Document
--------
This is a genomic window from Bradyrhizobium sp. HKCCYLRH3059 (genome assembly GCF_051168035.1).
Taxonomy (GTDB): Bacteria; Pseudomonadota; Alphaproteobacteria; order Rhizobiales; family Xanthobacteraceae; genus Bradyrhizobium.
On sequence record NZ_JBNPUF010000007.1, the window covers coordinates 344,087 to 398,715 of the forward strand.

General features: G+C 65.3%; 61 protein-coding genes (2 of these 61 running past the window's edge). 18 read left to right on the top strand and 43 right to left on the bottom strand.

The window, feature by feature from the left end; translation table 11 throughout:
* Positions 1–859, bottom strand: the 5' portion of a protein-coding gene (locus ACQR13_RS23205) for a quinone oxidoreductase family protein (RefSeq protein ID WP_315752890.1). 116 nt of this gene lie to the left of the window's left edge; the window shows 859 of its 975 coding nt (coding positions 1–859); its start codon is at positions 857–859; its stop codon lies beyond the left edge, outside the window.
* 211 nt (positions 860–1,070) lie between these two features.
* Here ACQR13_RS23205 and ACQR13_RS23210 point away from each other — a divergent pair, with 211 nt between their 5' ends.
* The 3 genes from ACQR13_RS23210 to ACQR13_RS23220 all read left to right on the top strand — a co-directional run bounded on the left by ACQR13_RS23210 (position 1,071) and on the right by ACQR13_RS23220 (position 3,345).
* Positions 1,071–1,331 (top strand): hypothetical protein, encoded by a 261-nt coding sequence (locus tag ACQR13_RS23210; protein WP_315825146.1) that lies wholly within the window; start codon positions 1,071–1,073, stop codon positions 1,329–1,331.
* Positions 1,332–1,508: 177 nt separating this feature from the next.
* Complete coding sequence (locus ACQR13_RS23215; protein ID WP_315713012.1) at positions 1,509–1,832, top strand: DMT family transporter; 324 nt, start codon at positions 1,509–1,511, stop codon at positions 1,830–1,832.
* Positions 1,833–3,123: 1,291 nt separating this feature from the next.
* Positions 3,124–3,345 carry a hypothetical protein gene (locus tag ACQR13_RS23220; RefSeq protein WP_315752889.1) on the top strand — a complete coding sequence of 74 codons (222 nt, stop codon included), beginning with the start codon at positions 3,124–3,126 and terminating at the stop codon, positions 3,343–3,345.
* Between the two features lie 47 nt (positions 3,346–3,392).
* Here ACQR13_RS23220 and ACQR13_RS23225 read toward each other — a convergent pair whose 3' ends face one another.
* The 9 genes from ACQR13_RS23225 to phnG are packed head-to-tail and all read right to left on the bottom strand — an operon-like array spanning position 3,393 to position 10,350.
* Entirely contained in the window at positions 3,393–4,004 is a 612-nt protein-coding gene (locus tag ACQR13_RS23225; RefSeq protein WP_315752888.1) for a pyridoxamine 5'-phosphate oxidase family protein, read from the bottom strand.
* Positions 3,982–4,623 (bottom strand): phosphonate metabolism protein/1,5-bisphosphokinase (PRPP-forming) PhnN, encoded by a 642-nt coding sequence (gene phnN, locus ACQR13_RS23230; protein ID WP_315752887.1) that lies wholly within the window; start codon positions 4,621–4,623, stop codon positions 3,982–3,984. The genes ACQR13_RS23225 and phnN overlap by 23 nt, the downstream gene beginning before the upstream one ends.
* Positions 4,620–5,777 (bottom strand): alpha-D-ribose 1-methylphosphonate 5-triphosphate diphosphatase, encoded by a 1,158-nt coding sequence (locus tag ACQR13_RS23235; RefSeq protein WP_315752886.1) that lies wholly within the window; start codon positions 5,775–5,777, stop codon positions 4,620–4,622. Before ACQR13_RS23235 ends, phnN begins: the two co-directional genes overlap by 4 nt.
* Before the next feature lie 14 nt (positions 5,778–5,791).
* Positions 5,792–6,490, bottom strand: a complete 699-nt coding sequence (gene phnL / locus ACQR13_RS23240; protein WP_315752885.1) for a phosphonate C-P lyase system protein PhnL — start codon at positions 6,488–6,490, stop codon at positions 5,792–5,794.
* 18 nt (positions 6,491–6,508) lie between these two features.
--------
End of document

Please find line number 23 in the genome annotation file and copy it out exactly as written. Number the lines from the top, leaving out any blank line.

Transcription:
* 18 nt (positions 6,491–6,508) lie between these two features.